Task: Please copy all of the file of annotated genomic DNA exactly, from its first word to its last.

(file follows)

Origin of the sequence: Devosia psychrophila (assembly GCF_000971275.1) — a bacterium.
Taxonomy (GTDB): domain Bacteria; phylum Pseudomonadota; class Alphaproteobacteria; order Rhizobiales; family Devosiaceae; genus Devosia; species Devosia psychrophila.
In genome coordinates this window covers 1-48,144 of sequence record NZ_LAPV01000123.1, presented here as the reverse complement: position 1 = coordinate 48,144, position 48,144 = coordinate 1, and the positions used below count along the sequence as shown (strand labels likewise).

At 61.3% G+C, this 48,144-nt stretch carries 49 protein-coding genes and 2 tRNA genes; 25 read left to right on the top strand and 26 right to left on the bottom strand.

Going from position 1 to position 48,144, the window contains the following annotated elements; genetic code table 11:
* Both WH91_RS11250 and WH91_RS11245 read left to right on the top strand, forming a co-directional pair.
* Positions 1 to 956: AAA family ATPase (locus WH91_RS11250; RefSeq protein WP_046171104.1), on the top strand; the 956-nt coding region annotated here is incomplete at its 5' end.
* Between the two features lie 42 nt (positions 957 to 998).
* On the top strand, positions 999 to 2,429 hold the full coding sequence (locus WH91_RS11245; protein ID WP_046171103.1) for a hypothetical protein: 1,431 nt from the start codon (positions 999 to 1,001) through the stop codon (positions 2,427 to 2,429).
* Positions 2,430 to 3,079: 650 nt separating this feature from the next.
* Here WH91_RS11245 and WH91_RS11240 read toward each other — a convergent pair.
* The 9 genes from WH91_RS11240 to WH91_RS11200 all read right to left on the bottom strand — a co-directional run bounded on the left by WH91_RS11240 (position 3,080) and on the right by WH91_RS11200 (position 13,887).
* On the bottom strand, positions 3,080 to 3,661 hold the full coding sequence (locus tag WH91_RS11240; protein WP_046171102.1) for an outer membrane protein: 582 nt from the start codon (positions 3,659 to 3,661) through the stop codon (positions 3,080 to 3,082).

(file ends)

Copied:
Origin of the sequence: Devosia psychrophila (assembly GCF_000971275.1) — a bacterium.
Taxonomy (GTDB): domain Bacteria; phylum Pseudomonadota; class Alphaproteobacteria; order Rhizobiales; family Devosiaceae; genus Devosia; species Devosia psychrophila.
In genome coordinates this window covers 1-48,144 of sequence record NZ_LAPV01000123.1, presented here as the reverse complement: position 1 = coordinate 48,144, position 48,144 = coordinate 1, and the positions used below count along the sequence as shown (strand labels likewise).

At 61.3% G+C, this 48,144-nt stretch carries 49 protein-coding genes and 2 tRNA genes; 25 read left to right on the top strand and 26 right to left on the bottom strand.

Going from position 1 to position 48,144, the window contains the following annotated elements; genetic code table 11:
* Both WH91_RS11250 and WH91_RS11245 read left to right on the top strand, forming a co-directional pair.
* Positions 1 to 956: AAA family ATPase (locus WH91_RS11250; RefSeq protein WP_046171104.1), on the top strand; the 956-nt coding region annotated here is incomplete at its 5' end.
* Between the two features lie 42 nt (positions 957 to 998).
* On the top strand, positions 999 to 2,429 hold the full coding sequence (locus WH91_RS11245; protein ID WP_046171103.1) for a hypothetical protein: 1,431 nt from the start codon (positions 999 to 1,001) through the stop codon (positions 2,427 to 2,429).
* Positions 2,430 to 3,079: 650 nt separating this feature from the next.
* Here WH91_RS11245 and WH91_RS11240 read toward each other — a convergent pair.
* The 9 genes from WH91_RS11240 to WH91_RS11200 all read right to left on the bottom strand — a co-directional run bounded on the left by WH91_RS11240 (position 3,080) and on the right by WH91_RS11200 (position 13,887).
* On the bottom strand, positions 3,080 to 3,661 hold the full coding sequence (locus tag WH91_RS11240; protein WP_046171102.1) for an outer membrane protein: 582 nt from the start codon (positions 3,659 to 3,661) through the stop codon (positions 3,080 to 3,082).